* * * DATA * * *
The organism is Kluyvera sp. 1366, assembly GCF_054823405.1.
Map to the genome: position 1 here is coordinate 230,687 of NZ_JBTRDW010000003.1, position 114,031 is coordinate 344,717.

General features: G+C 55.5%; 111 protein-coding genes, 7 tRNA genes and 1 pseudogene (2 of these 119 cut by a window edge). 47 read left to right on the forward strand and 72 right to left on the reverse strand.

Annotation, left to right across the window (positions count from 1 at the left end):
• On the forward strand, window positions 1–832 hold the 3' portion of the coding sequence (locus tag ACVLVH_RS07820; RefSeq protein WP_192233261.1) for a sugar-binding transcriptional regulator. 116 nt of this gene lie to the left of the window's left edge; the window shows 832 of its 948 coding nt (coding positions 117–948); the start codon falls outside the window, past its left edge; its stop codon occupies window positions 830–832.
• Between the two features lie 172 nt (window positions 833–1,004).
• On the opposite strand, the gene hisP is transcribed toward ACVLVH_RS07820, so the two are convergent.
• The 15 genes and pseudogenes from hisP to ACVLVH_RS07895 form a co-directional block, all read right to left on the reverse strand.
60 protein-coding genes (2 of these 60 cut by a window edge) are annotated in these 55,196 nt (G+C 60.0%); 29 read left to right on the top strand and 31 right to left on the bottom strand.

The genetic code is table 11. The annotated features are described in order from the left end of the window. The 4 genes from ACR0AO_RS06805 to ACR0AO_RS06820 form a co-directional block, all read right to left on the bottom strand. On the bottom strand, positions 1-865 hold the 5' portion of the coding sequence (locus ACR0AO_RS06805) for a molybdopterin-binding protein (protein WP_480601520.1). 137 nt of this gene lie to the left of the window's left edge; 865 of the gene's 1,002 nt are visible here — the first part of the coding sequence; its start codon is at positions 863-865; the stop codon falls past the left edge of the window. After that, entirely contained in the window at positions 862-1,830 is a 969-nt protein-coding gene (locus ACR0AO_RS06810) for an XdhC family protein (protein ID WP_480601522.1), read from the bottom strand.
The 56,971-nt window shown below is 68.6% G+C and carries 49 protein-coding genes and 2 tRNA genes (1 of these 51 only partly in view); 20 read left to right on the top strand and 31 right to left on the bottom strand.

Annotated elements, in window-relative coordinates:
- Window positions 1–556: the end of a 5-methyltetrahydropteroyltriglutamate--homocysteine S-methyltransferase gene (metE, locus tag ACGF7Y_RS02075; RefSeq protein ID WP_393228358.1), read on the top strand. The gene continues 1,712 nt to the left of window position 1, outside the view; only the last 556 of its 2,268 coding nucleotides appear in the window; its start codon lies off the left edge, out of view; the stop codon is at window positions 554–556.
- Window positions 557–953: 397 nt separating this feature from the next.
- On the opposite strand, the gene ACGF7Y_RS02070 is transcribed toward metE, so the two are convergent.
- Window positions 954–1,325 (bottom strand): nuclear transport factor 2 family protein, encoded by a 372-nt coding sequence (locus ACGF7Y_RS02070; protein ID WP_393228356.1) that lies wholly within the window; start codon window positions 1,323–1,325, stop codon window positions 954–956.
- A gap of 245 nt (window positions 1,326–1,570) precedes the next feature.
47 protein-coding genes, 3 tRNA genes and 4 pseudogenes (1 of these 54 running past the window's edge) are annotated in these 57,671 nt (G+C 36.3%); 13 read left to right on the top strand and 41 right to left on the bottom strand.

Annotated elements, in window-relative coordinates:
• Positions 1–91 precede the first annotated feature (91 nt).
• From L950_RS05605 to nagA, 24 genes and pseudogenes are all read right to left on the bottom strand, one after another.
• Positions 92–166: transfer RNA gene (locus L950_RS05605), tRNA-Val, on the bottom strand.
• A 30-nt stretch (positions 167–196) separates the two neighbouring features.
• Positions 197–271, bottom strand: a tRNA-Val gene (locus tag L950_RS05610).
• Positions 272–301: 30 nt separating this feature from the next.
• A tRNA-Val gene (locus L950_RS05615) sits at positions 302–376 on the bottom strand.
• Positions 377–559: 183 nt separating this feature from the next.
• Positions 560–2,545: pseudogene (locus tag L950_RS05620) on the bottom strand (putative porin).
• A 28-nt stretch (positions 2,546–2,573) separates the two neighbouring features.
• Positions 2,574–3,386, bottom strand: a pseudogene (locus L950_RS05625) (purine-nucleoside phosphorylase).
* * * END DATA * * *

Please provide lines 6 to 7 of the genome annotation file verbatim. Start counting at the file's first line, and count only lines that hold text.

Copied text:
• Between the two features lie 172 nt (window positions 833–1,004).
• On the opposite strand, the gene hisP is transcribed toward ACVLVH_RS07820, so the two are convergent.